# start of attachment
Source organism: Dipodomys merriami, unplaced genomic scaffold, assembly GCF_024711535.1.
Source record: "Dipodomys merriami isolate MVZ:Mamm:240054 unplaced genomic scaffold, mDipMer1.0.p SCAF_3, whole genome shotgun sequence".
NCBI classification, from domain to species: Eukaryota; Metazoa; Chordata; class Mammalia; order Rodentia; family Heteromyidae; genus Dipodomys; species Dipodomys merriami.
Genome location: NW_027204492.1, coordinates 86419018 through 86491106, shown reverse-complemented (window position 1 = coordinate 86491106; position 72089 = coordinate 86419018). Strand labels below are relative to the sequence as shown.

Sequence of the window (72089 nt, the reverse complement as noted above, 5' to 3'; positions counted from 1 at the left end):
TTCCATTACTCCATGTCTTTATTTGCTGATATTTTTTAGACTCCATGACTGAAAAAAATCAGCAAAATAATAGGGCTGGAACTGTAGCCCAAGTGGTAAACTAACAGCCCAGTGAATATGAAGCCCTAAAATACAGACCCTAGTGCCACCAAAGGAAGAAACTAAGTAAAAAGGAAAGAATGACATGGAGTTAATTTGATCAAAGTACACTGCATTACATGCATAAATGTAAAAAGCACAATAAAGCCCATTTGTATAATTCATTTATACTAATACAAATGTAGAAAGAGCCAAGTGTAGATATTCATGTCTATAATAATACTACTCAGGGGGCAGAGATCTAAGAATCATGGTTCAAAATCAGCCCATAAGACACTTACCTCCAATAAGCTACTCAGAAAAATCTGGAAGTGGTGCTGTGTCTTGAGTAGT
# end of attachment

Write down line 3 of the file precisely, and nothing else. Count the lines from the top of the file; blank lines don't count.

NCBI classification, from domain to species: Eukaryota; Metazoa; Chordata; class Mammalia; order Rodentia; family Heteromyidae; genus Dipodomys; species Dipodomys merriami.